Marietta City Schools continues its effort to improve literacy skills by hiring full-time reading specialists.
Marietta City Schools (MCS) prioritizes student literacy by hiring reading specialists for all 1-5th grade classrooms for the next school year. The school board approved the $7 million dollar investment at their meeting on January 26th.
According to a press release from MCS, the new program enhances Marietta’s existing efforts to improve students’ reading skills and recover from learning loss. About two years ago, MCS partnered with multiple education organizations and early learning programs, including the United Way and Atlanta Speech School, to develop literacy skills in young minds.
“This investment shows our school board is committed to every child reaching their fullest reading potential by third grade,” said Board Chair Kerry Minervini. “We believe this innovative and aggressive approach to literacy and learning loss will positively impact every teacher and student in each elementary classroom in Marietta.”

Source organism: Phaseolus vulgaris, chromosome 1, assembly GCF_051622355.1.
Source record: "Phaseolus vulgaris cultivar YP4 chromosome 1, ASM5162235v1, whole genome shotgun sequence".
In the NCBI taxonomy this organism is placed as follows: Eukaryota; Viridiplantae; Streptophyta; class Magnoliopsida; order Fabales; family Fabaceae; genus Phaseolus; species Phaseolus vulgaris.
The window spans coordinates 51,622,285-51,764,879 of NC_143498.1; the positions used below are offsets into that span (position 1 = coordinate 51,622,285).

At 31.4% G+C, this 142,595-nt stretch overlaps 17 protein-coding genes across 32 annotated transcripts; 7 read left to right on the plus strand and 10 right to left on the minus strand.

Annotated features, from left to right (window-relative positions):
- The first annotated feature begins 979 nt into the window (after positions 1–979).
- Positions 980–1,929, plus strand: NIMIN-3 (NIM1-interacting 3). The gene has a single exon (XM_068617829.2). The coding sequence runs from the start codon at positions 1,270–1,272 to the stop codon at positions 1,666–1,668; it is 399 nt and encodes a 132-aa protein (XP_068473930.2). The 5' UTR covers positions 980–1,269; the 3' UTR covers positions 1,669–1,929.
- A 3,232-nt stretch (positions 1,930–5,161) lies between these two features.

Marietta will hire 40 trained reading specialists to help children who are reading below their grade level. Specialists will provide instruction during the reading block in a 1:10 instructor-student ratio.
Teachers and coaches providing reading instruction will receive a one-time $5,000 bonus. Educators wishing to become reading specialists must complete training modules, including reading and dyslexia endorsements, Science of Reading modules, and Orton-Gillingham certifications before qualifying.
Superintendent Grant Rivera said Marietta has a moral responsibility to change the educational path for children at MCS and uphold new standards to invest in teachers and literacy.
The county will hold a job fair on Monday, February 6th, from 6:30-7:30 p.m. for new and existing educators who want to become qualified reading specialists for the county.